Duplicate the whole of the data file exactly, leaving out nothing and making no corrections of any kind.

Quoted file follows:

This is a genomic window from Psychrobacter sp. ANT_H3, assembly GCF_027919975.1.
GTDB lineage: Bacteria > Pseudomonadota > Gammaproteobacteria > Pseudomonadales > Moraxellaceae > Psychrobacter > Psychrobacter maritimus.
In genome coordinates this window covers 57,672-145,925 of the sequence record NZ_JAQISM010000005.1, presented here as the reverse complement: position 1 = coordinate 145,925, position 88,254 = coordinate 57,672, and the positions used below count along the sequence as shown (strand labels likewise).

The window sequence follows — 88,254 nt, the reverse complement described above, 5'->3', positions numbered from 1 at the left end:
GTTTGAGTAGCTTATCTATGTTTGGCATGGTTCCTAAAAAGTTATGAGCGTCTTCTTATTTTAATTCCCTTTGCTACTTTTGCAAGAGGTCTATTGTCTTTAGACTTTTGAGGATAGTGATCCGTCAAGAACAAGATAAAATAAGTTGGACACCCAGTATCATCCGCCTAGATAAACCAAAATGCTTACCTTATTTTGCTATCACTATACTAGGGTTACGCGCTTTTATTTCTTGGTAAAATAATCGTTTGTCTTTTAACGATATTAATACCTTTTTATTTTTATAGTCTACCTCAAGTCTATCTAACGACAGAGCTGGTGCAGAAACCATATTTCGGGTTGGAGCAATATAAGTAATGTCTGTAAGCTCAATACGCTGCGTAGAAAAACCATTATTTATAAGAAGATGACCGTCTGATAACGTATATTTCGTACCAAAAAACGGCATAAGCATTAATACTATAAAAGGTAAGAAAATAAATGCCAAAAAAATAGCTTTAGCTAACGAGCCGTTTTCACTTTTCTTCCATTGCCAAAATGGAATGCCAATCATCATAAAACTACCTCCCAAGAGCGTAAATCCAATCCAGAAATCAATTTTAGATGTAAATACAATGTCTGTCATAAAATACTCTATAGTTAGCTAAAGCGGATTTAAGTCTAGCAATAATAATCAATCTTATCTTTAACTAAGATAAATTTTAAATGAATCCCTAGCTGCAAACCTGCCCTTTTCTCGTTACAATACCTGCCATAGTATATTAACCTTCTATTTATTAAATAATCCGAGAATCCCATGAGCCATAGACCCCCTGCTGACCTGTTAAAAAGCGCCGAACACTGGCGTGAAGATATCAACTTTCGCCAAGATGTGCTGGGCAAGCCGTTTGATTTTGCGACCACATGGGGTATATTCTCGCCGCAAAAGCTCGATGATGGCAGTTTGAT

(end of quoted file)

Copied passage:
This is a genomic window from Psychrobacter sp. ANT_H3, assembly GCF_027919975.1.
GTDB lineage: Bacteria > Pseudomonadota > Gammaproteobacteria > Pseudomonadales > Moraxellaceae > Psychrobacter > Psychrobacter maritimus.
In genome coordinates this window covers 57,672-145,925 of the sequence record NZ_JAQISM010000005.1, presented here as the reverse complement: position 1 = coordinate 145,925, position 88,254 = coordinate 57,672, and the positions used below count along the sequence as shown (strand labels likewise).

The window sequence follows — 88,254 nt, the reverse complement described above, 5'->3', positions numbered from 1 at the left end:
GTTTGAGTAGCTTATCTATGTTTGGCATGGTTCCTAAAAAGTTATGAGCGTCTTCTTATTTTAATTCCCTTTGCTACTTTTGCAAGAGGTCTATTGTCTTTAGACTTTTGAGGATAGTGATCCGTCAAGAACAAGATAAAATAAGTTGGACACCCAGTATCATCCGCCTAGATAAACCAAAATGCTTACCTTATTTTGCTATCACTATACTAGGGTTACGCGCTTTTATTTCTTGGTAAAATAATCGTTTGTCTTTTAACGATATTAATACCTTTTTATTTTTATAGTCTACCTCAAGTCTATCTAACGACAGAGCTGGTGCAGAAACCATATTTCGGGTTGGAGCAATATAAGTAATGTCTGTAAGCTCAATACGCTGCGTAGAAAAACCATTATTTATAAGAAGATGACCGTCTGATAACGTATATTTCGTACCAAAAAACGGCATAAGCATTAATACTATAAAAGGTAAGAAAATAAATGCCAAAAAAATAGCTTTAGCTAACGAGCCGTTTTCACTTTTCTTCCATTGCCAAAATGGAATGCCAATCATCATAAAACTACCTCCCAAGAGCGTAAATCCAATCCAGAAATCAATTTTAGATGTAAATACAATGTCTGTCATAAAATACTCTATAGTTAGCTAAAGCGGATTTAAGTCTAGCAATAATAATCAATCTTATCTTTAACTAAGATAAATTTTAAATGAATCCCTAGCTGCAAACCTGCCCTTTTCTCGTTACAATACCTGCCATAGTATATTAACCTTCTATTTATTAAATAATCCGAGAATCCCATGAGCCATAGACCCCCTGCTGACCTGTTAAAAAGCGCCGAACACTGGCGTGAAGATATCAACTTTCGCCAAGATGTGCTGGGCAAGCCGTTTGATTTTGCGACCACATGGGGTATATTCTCGCCGCAAAAGCTCGATGATGGCAGTTTGAT